After prayer, Yahshua says, “Get some sleep; we’ll be leaving first thing in the morning.”  Kefa is already asleep.  But Yahshua has one more question to answer – the same one he’s answered fifty times.  Philip asks, “Where are we going and when will we get there?”  Philip’s shoulders are sore from his heavy burden, and can’t get the smell of fish off his filthy clothes, no matter how much water he rubs in.  Already half asleep, Yahshua replies for the fifty-first time, “Come and see.  It’ll be worth the wait.”  But Philip wonders if when Yahshua spoke of the farmer with the filthy, smelly clothes, he meant him. 

 

Yahshua Goes to a Wedding

   Yahshua and his five disciples are already on the road when the sun comes up.  After “get up!” Yahshua only gives his disciples one more commandment.  Put on the best clothes you have.”  The disciples remember the story of the night before and wonder if they’re going to some kind of initiation. 

   After an hour’s walk, they reach the village of Cana and Simon’s house, right next to the synagogue, where they meet people in the yard, some sleeping, some talking, a few still drinking.  “¿We’re going to a wedding?” Andrew wonders solemnly.  Nathanael bursts out, “The Baptist would never permit us to go to a wedding.  He isn’t much for fun.”  But Yahshua replies, “All of you, take your burdens to the kitchen, then relax.  This is my brother’s house and he’s getting married today.  Now you understand why you dressed up.  We’ll start our training here at my brother’s wedding banquet, and, if you have the ears to hear, we’ll also end our training at a wedding banquet – in the Kingdom of Heaven.”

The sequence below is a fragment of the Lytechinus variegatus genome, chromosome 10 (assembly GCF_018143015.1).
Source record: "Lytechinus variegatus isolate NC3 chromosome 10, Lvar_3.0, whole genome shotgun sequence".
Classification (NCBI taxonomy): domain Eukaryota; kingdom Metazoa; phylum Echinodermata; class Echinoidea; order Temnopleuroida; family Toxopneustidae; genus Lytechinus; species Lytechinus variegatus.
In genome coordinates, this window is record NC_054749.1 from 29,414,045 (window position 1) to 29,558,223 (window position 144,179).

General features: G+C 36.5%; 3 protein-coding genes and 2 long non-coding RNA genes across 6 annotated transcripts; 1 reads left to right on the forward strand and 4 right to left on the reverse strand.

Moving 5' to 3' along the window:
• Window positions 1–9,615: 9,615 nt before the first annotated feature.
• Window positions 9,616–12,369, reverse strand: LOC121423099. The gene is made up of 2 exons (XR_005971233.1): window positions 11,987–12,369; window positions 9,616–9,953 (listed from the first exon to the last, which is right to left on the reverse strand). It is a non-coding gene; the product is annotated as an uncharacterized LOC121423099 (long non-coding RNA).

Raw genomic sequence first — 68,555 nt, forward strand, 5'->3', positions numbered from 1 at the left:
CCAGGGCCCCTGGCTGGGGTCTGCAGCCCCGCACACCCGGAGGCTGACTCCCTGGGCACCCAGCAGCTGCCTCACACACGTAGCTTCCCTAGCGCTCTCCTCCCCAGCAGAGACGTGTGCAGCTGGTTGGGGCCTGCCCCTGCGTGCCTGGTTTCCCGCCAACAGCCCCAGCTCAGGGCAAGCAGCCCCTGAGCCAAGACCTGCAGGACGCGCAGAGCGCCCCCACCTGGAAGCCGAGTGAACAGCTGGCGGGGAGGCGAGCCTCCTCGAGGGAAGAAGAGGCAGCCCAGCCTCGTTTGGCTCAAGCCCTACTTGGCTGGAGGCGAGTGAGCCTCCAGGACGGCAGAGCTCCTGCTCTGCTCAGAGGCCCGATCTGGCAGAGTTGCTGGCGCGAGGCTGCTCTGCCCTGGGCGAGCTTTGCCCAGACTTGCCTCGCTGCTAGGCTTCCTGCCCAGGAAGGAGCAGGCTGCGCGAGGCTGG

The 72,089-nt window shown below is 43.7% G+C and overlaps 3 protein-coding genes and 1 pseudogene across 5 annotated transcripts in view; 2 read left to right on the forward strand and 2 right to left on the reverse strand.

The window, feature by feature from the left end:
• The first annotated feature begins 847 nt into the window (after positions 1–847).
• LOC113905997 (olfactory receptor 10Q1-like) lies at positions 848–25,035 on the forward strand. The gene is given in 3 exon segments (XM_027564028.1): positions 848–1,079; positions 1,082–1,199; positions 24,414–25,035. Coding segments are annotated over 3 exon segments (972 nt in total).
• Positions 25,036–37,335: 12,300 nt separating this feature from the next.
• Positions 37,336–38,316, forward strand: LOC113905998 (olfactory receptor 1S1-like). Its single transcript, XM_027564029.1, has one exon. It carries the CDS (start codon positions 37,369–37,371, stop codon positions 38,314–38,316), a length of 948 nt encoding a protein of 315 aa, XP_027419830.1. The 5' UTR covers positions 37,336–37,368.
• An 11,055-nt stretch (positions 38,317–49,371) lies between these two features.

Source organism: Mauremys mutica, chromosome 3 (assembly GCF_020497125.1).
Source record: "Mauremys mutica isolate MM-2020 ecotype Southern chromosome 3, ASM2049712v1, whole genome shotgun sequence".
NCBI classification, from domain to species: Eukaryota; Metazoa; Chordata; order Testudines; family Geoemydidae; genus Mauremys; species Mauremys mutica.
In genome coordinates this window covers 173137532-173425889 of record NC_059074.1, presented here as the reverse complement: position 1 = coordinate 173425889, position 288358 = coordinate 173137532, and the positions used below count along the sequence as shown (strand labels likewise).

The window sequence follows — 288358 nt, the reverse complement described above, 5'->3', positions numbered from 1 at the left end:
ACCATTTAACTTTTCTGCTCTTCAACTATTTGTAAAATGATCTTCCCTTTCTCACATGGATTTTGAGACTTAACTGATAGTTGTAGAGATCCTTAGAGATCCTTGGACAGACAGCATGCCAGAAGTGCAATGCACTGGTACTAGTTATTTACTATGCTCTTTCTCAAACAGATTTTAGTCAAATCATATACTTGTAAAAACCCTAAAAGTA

{“Come, Sinners, to the Gospel Feast  UMH 339 or “Come, Ye Sinners, Poor and Needy” UMH 340}

 

Now In Simon’s Kitchen

   The kitchen area in the back of Simon’s house is full of activity: Miriam, Joanna and Salome, along with Mrs. Cleopas and other women from the community are preparing the high point of the wedding festivities – the wedding banquet.  (Unlike weddings of today, the wedding banquet in Yahshua’s day was in the morning – breakfast – and lasted all day long and into the night.)  Yahshua makes his way to the kitchen to greet his mother, sisters and his sleepy half brother Judah.  Happy greetings are exchanged, and the kitchen staff recognizes that Yahshua is not merely a local yokel anymore – now he’s a Rabboni, a master teacher of the Law – for his clerical robe reflects his new profession.